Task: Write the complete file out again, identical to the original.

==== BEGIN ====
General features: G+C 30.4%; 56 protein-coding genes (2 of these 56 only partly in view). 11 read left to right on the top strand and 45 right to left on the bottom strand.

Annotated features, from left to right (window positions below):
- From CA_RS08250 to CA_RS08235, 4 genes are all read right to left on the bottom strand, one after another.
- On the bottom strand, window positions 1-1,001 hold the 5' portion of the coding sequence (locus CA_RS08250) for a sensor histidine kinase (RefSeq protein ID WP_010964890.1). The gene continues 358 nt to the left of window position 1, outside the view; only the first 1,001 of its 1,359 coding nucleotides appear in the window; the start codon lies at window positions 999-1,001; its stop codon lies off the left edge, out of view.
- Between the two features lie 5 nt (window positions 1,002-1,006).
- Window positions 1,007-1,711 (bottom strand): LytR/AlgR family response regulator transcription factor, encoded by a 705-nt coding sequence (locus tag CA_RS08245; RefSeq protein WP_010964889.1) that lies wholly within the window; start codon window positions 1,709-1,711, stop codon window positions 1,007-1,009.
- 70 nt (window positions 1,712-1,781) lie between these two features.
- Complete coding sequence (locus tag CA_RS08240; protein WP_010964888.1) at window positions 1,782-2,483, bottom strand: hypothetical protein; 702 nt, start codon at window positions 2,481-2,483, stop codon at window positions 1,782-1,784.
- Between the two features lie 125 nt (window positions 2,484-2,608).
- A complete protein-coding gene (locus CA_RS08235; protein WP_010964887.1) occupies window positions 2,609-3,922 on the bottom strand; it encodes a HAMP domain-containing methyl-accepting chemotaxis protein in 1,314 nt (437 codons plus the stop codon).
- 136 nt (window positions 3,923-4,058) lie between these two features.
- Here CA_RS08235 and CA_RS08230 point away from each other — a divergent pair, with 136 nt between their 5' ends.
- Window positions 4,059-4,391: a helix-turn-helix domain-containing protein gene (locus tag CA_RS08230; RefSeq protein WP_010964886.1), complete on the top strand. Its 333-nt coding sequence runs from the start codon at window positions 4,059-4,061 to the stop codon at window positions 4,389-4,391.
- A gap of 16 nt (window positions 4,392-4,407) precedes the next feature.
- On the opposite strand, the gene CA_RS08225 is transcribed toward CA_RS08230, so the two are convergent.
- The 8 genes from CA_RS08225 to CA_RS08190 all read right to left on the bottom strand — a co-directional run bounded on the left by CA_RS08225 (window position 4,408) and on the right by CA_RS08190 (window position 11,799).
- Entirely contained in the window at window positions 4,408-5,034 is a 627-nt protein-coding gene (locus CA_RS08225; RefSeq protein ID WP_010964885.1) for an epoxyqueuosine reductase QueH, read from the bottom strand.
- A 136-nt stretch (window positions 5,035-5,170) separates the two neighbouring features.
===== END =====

General features: G+C 30.4%; 56 protein-coding genes (2 of these 56 only partly in view). 11 read left to right on the top strand and 45 right to left on the bottom strand.

Annotated features, from left to right (window positions below):
- From CA_RS08250 to CA_RS08235, 4 genes are all read right to left on the bottom strand, one after another.
- On the bottom strand, window positions 1-1,001 hold the 5' portion of the coding sequence (locus CA_RS08250) for a sensor histidine kinase (RefSeq protein ID WP_010964890.1). The gene continues 358 nt to the left of window position 1, outside the view; only the first 1,001 of its 1,359 coding nucleotides appear in the window; the start codon lies at window positions 999-1,001; its stop codon lies off the left edge, out of view.
- Between the two features lie 5 nt (window positions 1,002-1,006).
- Window positions 1,007-1,711 (bottom strand): LytR/AlgR family response regulator transcription factor, encoded by a 705-nt coding sequence (locus tag CA_RS08245; RefSeq protein WP_010964889.1) that lies wholly within the window; start codon window positions 1,709-1,711, stop codon window positions 1,007-1,009.
- 70 nt (window positions 1,712-1,781) lie between these two features.
- Complete coding sequence (locus tag CA_RS08240; protein WP_010964888.1) at window positions 1,782-2,483, bottom strand: hypothetical protein; 702 nt, start codon at window positions 2,481-2,483, stop codon at window positions 1,782-1,784.
- Between the two features lie 125 nt (window positions 2,484-2,608).
- A complete protein-coding gene (locus CA_RS08235; protein WP_010964887.1) occupies window positions 2,609-3,922 on the bottom strand; it encodes a HAMP domain-containing methyl-accepting chemotaxis protein in 1,314 nt (437 codons plus the stop codon).
- 136 nt (window positions 3,923-4,058) lie between these two features.
- Here CA_RS08235 and CA_RS08230 point away from each other — a divergent pair, with 136 nt between their 5' ends.
- Window positions 4,059-4,391: a helix-turn-helix domain-containing protein gene (locus tag CA_RS08230; RefSeq protein WP_010964886.1), complete on the top strand. Its 333-nt coding sequence runs from the start codon at window positions 4,059-4,061 to the stop codon at window positions 4,389-4,391.
- A gap of 16 nt (window positions 4,392-4,407) precedes the next feature.
- On the opposite strand, the gene CA_RS08225 is transcribed toward CA_RS08230, so the two are convergent.
- The 8 genes from CA_RS08225 to CA_RS08190 all read right to left on the bottom strand — a co-directional run bounded on the left by CA_RS08225 (window position 4,408) and on the right by CA_RS08190 (window position 11,799).
- Entirely contained in the window at window positions 4,408-5,034 is a 627-nt protein-coding gene (locus CA_RS08225; RefSeq protein ID WP_010964885.1) for an epoxyqueuosine reductase QueH, read from the bottom strand.
- A 136-nt stretch (window positions 5,035-5,170) separates the two neighbouring features.